Thoughts on Free Software

I’ve had a fascinating exchange of emails recently with a South African software author who has taken his project open source – GPL in fact – and moved his business model to supporting it. Here are some of my thoughts, as provoked by his comments…

I simply do not get excited by Operating systems. It would suit me down to the ground if Microsoft would Open Source Windows and we could end this and just get on with it.

I think very few people should get excited about operating systems. Most people should see it in the same way as when you pick up the telephone – you get dial tone and you can use it.

Usability should ultimately be the most important factor in IT – are you more productive in the actual job you are doing? Or if you threw the computer out the window and used pencil and paper, would you be more productive? (Some time I wonder…)

Then, I see usability incorporating freedom. While some would restrict what you may do with their software (“Here’s a hammer. You may knock nails into the wall, but you may not fix your car’s engine with it”…) others go out of their way to ensure certain freedoms, like the Free Software Foundation and Richard Stallman.

We have a choice, ranging from completely proprietary to completely Free Software. The software market is tending toward zero cost and increasing freedom. This applies to the whole software stack – applications, utilities, operating system – oh, and web services too.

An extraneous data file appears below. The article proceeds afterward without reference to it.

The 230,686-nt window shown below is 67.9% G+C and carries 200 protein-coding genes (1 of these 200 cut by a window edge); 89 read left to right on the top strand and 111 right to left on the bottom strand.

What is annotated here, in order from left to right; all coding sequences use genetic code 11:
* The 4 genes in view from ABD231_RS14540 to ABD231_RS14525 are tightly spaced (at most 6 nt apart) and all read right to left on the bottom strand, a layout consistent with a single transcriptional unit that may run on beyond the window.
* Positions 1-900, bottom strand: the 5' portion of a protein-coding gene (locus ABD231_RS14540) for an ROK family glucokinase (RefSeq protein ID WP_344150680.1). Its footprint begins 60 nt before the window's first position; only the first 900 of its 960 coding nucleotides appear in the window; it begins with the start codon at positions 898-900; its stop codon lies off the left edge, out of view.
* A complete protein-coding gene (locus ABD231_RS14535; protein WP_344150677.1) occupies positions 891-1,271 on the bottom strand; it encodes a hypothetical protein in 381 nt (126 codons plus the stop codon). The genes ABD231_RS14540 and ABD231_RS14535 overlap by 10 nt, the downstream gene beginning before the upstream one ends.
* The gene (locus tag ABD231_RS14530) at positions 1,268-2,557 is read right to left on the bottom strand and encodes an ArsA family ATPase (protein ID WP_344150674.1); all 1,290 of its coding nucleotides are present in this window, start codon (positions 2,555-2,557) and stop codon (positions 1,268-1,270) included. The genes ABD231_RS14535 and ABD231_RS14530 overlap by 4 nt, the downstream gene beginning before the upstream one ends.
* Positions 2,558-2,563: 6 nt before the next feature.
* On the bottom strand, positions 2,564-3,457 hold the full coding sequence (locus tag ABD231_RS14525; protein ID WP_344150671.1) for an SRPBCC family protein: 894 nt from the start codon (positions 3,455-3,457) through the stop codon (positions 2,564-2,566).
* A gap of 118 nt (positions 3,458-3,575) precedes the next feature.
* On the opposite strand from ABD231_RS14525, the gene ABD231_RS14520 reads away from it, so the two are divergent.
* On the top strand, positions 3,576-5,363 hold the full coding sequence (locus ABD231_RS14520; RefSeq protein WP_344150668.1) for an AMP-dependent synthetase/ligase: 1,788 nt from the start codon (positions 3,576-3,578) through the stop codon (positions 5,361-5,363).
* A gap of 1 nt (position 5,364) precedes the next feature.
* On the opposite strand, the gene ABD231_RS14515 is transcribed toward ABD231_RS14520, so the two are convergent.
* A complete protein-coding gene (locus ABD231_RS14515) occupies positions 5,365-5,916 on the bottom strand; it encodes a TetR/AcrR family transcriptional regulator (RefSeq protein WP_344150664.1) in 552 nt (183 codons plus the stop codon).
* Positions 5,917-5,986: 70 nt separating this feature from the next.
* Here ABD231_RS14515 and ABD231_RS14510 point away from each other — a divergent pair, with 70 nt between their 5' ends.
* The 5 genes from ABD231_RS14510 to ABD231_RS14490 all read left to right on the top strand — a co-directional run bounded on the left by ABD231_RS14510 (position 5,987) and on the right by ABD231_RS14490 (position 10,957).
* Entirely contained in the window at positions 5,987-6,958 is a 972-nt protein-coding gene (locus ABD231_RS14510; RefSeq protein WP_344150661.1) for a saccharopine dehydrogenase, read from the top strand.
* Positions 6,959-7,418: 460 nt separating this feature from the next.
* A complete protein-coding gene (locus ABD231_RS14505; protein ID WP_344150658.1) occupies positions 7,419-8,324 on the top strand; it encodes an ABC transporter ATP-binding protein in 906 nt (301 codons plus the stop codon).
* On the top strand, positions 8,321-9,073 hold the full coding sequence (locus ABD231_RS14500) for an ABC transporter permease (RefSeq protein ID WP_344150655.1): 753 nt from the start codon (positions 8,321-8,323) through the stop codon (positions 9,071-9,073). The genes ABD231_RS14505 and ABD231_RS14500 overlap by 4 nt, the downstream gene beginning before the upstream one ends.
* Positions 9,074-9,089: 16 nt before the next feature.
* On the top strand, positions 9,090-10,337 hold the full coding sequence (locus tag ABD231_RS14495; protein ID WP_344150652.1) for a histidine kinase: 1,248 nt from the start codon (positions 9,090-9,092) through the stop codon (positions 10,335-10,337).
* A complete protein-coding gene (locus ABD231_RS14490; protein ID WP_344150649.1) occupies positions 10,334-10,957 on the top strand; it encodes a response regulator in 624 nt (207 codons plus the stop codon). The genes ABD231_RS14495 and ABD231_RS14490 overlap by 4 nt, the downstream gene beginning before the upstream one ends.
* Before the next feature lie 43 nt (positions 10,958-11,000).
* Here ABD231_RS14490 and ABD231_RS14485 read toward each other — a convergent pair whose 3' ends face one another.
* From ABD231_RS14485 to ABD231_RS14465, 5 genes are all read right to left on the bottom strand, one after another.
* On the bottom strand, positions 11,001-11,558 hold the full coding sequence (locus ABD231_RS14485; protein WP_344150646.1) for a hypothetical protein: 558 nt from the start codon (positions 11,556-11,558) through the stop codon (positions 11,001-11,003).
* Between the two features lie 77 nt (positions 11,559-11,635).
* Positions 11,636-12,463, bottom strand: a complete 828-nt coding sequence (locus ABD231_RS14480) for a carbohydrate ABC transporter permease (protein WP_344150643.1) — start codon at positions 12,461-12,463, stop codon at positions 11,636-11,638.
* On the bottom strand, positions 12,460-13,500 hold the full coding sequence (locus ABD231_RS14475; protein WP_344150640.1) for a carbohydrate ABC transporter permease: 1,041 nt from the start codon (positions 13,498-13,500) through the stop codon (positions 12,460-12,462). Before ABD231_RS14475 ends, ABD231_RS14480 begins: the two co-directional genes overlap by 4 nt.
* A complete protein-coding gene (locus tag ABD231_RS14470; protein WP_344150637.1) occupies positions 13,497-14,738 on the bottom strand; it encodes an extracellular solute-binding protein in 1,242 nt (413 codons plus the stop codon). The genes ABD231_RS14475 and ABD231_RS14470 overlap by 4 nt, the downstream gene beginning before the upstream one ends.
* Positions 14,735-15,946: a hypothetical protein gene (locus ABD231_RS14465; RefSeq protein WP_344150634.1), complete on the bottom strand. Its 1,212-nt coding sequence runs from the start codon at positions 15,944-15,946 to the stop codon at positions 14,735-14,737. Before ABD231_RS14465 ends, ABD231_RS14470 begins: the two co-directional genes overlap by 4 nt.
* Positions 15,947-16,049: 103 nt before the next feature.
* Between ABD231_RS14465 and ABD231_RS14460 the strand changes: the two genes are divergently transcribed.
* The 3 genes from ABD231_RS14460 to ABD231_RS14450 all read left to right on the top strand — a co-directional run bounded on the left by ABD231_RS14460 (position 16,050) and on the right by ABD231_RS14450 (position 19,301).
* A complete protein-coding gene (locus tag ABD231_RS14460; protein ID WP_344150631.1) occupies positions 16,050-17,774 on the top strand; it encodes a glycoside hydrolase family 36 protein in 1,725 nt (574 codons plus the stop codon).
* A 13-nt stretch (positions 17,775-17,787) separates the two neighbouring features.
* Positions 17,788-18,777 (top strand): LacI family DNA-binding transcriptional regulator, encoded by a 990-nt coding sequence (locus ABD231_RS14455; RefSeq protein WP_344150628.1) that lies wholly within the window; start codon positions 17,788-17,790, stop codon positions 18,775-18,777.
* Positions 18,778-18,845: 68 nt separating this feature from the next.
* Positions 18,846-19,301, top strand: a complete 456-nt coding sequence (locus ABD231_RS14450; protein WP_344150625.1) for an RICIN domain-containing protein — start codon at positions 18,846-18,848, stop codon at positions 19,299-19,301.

In some cases, I think the best approach is to look at IT, application by application, and select which app, proprietary or open or Free, suits their needs. The more usable, the less skills required. The lower the cost, the less risk in trying it and the more freedom in an economic sense. The more Free, the less dependency on a particular vendor.

When you have replaced all your desktop applications with Free Software, it almost doesn’t matter what operating system runs beneath – then you can switch from a pure cost perspective.

In other cases, people prefer to evaluate the entire software stack and make a more strategic choice.

The result of all this is an increasing amount of choice. Linux is the poster child of Free Software, but it is by no means the only operating system kernel available on which to run all the rest of the desktop or server environment – there’s FreeBSD and a host of others. Ditto for desktop environment, web server, office suite, web browser, etc.

This diversity is a good thing, and if Windows were open sourced, I for one would cheer – but continue to use Linux. My reasons include the level of technical understanding and control I have over the software, and my perceptions of reliability, security, adaptability etc.

I see Ubuntu as an opportunity – not as a crusade.

Of course. Some do see Free Software and Open Source as a crusade, and to some extent it hurts adoption within business, where the bottom line reigns supreme. (I think these people have made such significant contributions that they are very necessary – but not the best people to “sell” to business…)

I think the “Do what I love, love what I do” thing is very prevalent in Open Source since people can more easily contribute and hence feel some degree of ownership. It can become a fine line between passion and crusading.

I don’t mind erring on the side of crusading, but I certainly see Ubuntu as an opportunity, especially in South Africa and developing countries, for so many people.


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